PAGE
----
A Literary Analysis of Silent Titans by Patrick Stuart

I haven't seen many rpg books that really seem to provoke my literary analyst brain, but Silent Titans by Patrick Stuart is one of them.

Here is a little review:

It's good. It's really good.

Sometimes the text's inclination towards radical terseness leaves some gaps in understanding, presumably to be filled at the GM's discretion. Otherwise, the writing is evocative and ultimately very easy to use. Dirk Detweiler Leichty's art is gorgeous and it fills every page. Its a genuinely fabulous book that even normal people can recognize as beautiful. Some of the maps are a smidge too stylized for my taste. It makes some of them unclear.

I don't know quite how I feel about the main method of mapping out the environment. Like a lot of Patrick's stuff, it borders on being just a little bit gamey and disconnected from practical reality. Some of the curses and mutations have a similar issue. I don't exactly know how Patrick runs things at his table. How do you enforce that a character always lie and what exactly does that mean? Can they just speak in negatives? Its that sort of question that occurred to me from time to time.

I can't complain about it much. I really like this book. Its the next thing I am running for sure.

Review done. Its time to analyze. The following will contain spoilers.

Who is the Knight of the Pentangle Shield?

This is the fundamental question of the text. On one hand, it is a fairly easy question to answer. It's Gawain. That much has been said by the author in a blog post. Not only that, but you can tell by his iconic shield that this is Gawain of Sir Gawain and the Green Knight. Patrick Stuart has been doing a sort of translation of the work on his blog and has said that these are adjacent texts.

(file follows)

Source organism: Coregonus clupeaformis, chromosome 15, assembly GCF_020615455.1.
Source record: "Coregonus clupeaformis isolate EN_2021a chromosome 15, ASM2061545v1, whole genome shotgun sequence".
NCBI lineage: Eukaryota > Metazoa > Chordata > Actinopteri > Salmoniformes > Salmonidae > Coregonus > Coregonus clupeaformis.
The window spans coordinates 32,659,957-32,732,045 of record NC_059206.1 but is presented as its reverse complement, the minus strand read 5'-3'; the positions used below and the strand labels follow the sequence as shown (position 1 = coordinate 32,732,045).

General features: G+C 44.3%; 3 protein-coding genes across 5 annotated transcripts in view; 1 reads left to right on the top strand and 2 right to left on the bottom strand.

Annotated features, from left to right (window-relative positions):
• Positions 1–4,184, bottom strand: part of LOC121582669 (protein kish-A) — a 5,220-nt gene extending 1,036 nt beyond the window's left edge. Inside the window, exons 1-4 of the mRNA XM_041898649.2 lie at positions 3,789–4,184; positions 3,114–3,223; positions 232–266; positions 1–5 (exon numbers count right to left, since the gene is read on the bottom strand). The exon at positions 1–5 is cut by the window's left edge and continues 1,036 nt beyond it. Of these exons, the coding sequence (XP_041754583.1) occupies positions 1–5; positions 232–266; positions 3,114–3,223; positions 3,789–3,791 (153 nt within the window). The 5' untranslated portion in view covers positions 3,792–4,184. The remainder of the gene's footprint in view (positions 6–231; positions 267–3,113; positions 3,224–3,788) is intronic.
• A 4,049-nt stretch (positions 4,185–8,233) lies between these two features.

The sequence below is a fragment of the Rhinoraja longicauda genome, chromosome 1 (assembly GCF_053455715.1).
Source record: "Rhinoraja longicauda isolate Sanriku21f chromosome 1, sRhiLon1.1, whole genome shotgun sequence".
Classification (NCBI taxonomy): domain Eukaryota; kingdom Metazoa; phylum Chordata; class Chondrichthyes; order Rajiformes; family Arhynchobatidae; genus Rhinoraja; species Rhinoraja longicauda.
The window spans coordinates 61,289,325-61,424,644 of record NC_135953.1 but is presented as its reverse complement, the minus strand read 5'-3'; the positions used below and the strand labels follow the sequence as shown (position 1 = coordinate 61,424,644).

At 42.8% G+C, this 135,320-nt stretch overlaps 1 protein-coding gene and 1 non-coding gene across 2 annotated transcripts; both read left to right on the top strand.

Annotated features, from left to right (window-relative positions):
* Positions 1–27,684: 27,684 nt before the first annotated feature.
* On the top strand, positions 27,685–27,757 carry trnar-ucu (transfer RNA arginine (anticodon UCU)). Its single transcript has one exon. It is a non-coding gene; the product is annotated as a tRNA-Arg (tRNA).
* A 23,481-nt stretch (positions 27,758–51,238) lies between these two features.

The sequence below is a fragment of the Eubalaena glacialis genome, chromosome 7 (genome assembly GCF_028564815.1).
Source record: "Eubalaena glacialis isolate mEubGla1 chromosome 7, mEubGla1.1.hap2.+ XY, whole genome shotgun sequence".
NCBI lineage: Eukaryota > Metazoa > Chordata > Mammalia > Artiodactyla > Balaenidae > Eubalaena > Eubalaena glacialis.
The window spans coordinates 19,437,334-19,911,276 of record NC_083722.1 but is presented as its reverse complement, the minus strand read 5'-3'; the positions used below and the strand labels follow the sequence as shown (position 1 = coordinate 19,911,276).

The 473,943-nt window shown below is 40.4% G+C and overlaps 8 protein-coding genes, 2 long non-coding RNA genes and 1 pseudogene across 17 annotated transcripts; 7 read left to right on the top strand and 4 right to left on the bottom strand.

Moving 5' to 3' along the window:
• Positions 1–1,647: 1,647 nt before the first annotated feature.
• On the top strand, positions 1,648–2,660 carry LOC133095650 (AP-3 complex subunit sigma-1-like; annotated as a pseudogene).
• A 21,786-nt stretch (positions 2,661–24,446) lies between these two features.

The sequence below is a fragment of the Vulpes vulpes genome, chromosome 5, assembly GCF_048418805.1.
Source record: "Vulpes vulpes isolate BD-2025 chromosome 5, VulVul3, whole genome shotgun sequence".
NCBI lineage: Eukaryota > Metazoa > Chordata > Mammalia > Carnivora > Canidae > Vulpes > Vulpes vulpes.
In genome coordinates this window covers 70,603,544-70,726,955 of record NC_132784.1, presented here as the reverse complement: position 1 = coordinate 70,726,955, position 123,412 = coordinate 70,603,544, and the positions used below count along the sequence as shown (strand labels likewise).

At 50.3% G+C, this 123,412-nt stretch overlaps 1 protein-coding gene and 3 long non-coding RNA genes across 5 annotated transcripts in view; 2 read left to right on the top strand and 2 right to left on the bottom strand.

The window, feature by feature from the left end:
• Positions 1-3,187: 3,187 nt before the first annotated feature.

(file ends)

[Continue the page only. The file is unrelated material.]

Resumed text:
But there is far more to this character than a reference to a medieval text.

He is the Mythic Past

Why do the player characters stay in Wir-Heal? In the context of a game, it is typically to dangle something the player(s) can look forward to at the beginning. For instance, in Megaman X, you get to see Zero be awesome. This isn't just to show off the edgy boy. This is also to show what the player can become. Zero offers up a goal to strive for. Another example might be the treasure of Smaug's hoard, dangled before the dwarves and Bilbo at the beginning of the Hobbit. This isn't a game but the rewards of a journey make themselves known before the journey. It is a basic matter of incentives that even fiction must yield to.

One of the first things the player become aware of after their hectic beginning with Doctor Hog within Chronos is the Knight. The player characters awaken in Elles Mere where they are told through murals that they must have, long ago, partnered with Gawain to go on a grand quest. Remember that, while the GM has been told that the Titan's thoughts are gleaming gold, an obvious material incentive, the players have little reason to believe that such treasure exists in all the Titans.

The incentive dangled before them is a mystery. They must learn why they are here and who this Knight was and what they have forgotten. It is set there as a lure so interesting that the players are expected to stay in this cursed, time-wrecked land simply to uncover the truth.

They cannot remember Gawain and are only made aware of him through murals and dim flashes of memory yet he is meant to fuel their every action. There is a sense that, if only they could discover the truth of this incredible shining individual, they can know what they have lost. The world can be made to make sense.

In much the same way, we all have forgotten the past. Our author is a scholar, sending much time looking at the past which he himself feels alienated from which we have all been alienated from. We see this past through relics and dim remembrance, never truly grasping at it. Time has made our own selves distant, our cultures and pasts seem far away. I think this "we" applies to all humanity, but perhaps especially us in the West who have embraced modernity and been demystified by post-modernity, rationalism, and the sheer horrors of war. We have been distanced, some might say irrevocably from that past, yet it drives so many of our actions.